When you’re in a derby match against a rival and you’re 0-2 to start the season, you’ll take all the help you can get.
The Vancouver Whitecaps received a bit of assistance on Saturday night, as referee Mark Geiger awarded the side two controversial penalties, both converted by captain Pedro Morales, en route to a 2-1 victory over the Seattle Sounders—the club’s first win of the season.
On the first penalty, Christian Bolaños went down under very little, if any, contact. In the second half, Blas Pérez drew the second, although replays seemed to show defender Chad Marshall appearing to make contact with the ball before his follow-through brought Pérez to the deck.
It was a world-class tackle, but instead it ended up costing the Sounders the game.
There was plenty more to talk about in this match, though.
Here’s what went right for Vancouver.
While the penalties were controversial, both plays were examples of veteran players putting their markers in awkward positions. Bolaños knew exactly what he was doing as he went down easy, perhaps even clipping his own heel.
Similarly, Pérez leaned into Marshall at the precise moment the defender lunged for the ball. It was perfectly timed and meant even if Marshall got the ball, which he did, there would be significant contact, maximizing the chance that a penalty would be called.
Hold up play
When it was announced the Whitecaps had acquired Pérez, the big talk was about how it was going to be fun to watch a true pest at work—a player who can get under opposing players’ skins and get them off their games.
But there really is so much more to the Panamanian’s game. He provides a long-ball outlet for the back line, and tees up teammates in and around the box by chesting balls down into their path.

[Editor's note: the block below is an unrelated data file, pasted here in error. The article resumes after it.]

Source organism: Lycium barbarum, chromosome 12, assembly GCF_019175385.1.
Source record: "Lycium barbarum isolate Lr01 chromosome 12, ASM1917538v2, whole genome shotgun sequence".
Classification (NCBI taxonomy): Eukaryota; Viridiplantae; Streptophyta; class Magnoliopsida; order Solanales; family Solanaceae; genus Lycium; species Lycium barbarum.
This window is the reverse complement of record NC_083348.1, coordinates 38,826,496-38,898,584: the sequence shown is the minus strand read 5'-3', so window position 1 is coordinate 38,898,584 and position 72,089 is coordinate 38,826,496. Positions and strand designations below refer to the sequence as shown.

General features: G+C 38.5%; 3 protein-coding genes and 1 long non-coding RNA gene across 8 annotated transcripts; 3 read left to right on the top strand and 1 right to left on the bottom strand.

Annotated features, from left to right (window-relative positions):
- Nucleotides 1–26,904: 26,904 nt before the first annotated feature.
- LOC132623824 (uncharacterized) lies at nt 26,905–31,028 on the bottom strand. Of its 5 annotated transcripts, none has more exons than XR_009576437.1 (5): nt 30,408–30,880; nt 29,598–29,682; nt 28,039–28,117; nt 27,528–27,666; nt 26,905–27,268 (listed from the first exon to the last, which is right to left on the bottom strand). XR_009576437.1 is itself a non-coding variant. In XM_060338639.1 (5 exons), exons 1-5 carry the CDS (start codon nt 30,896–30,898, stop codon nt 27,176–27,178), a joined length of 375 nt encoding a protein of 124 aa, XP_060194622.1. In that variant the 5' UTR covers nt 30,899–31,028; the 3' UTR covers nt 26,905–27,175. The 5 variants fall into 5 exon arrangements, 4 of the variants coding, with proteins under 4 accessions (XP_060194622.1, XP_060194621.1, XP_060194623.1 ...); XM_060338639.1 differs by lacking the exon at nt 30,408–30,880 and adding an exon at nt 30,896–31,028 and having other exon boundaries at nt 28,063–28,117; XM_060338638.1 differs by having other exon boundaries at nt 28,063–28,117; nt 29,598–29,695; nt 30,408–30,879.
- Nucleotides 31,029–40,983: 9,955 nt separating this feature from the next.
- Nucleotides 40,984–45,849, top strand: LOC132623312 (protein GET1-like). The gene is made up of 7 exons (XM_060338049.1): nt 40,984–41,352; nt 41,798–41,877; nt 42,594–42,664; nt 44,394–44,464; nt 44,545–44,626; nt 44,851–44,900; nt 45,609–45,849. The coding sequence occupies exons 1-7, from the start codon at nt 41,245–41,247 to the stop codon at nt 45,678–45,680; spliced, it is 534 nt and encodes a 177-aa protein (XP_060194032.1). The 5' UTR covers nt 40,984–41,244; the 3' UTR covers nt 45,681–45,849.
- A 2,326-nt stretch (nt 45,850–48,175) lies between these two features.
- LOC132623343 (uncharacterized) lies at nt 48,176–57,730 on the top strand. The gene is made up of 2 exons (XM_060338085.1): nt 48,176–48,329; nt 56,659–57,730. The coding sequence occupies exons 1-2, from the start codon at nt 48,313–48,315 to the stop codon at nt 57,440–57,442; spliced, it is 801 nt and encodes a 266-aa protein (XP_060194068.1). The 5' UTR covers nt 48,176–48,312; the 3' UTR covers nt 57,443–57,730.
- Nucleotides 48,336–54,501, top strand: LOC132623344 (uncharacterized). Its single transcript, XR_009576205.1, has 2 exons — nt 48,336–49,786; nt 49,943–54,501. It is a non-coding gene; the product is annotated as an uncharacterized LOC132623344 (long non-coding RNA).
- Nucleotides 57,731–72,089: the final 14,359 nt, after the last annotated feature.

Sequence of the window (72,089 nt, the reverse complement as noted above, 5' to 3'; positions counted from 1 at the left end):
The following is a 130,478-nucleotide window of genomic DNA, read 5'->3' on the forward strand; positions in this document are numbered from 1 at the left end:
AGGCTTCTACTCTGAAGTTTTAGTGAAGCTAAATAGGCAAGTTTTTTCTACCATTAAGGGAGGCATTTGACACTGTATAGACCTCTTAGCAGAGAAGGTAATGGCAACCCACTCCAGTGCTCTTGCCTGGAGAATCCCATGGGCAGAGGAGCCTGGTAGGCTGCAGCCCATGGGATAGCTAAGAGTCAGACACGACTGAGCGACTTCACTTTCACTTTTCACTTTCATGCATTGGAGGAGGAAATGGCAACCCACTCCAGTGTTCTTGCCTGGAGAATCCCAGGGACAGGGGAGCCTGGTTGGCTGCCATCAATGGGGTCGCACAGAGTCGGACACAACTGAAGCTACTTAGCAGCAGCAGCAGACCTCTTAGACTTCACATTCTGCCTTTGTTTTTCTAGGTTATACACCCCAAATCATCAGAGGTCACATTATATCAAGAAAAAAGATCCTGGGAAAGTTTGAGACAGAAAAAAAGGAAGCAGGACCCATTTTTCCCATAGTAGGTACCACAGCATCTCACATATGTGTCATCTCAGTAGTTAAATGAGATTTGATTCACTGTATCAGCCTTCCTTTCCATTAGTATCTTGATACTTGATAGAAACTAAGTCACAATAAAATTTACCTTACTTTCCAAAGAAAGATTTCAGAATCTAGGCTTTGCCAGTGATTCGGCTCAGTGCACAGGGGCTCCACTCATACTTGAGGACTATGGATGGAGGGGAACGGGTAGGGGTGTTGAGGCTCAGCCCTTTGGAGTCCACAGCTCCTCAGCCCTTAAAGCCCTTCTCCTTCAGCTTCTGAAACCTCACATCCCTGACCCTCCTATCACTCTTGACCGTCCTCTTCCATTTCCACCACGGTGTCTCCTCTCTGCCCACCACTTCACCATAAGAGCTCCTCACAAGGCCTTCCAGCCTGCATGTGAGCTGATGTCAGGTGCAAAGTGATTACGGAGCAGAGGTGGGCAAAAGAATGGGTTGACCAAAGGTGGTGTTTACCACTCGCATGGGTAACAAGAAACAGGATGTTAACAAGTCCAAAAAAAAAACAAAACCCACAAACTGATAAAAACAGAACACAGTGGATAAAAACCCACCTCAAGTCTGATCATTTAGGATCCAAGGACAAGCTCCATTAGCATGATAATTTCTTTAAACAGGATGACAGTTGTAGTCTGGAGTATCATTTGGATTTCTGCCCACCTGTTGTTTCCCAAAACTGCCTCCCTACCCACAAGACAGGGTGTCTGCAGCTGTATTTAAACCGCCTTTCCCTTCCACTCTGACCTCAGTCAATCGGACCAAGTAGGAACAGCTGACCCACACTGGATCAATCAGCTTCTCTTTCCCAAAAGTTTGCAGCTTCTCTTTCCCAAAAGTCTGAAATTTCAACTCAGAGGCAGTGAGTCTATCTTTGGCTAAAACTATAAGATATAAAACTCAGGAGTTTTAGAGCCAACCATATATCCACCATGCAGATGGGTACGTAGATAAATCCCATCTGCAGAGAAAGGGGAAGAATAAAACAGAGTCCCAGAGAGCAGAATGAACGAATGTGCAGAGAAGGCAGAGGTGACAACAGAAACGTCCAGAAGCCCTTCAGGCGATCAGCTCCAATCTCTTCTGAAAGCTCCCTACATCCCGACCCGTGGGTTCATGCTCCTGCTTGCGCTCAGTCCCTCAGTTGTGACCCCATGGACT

Since entering Major League Soccer in 2011, the Whitecaps haven’t had a true target player. Pérez gives the side a new dimension and was arguably the team’s man of the match on this night.
After missing significant time with hamstring problems last year, Morales is enjoying a strong start to the 2016 campaign. He now has three goals and one assist through three matches, although all of those goals are from the penalty spot.
While penalties are a great opportunity to score, it’s not an automatic outcome—although it’s certainly feeling that way lately with Morales’ perfect start on that front this season. Coach Carl Robinson will be hoping the player’s strong statistical start will translate into more potency in open play, like he showed with his penetrating ball on the play which generated the second penalty.
SPORTSNET.CA's Soccer Central podcast, hosted by James Sharman, takes an in-depth look at the beautiful game and offers timely and thoughtful analysis on the sport's biggest issues.
While the Whitecaps will be delighted with this outcome, there are some issues of concern that came up in this match.
Protecting the back line
In last season’s 4-2-3-1 set-up, there were few times when it really felt like the Whitecaps’ back four were truly exposed. With the departure of Gershon Koffie, who played alongside Matias Laba in front of the defence, it feels as if Laba is saddled with an overwhelming workload.
On Saturday, the Whitecaps went with a 4-4-2, with Morales playing as a central midfielder rather than an attacking midfielder. The defensive side of his game isn’t where his strengths lie, so while he can do damage as a deep lying playmaker, he can also get himself into trouble when he tries to do the dirty work. Case in point, the free kick he gave away just outside the box for Seattle’s lone goal.
Is there a solution here? Perhaps it’s simply a trade-off: more creativity on the field at the expense of a true defensive shield.
Kekuta Manneh has missed a fair bit of time through injury during his time with the Whitecap, and once again he limped off in this match. He’s been dealing with an ankle problem after rolling it in training.
When he’s in the mood, he’s almost unplayable for opposing defenders. The Whitecaps will be hoping Manneh’s latest niggle doesn’t linger.
There’s plenty of time for Octavio Rivero to justify his Designated Player salary this season, but three games in, he’s not looking particularly dangerous.
Robinson is clearly a fan of the player, and after what the Uruguayan did to start last season with five goals in his first six games, you can understand the desire to keep trying to recapture that magic.
But it hasn’t really happened for the player since that excellent start. He’s shown in flashes what he’s capable of doing, but if there isn’t a major improvement in the coming weeks, surely the Whitecaps will have to make a change of some sort. Perhaps we could see more of new Japanese signing Masato Kudo, who has just two cameo appearances as a late substitute so far.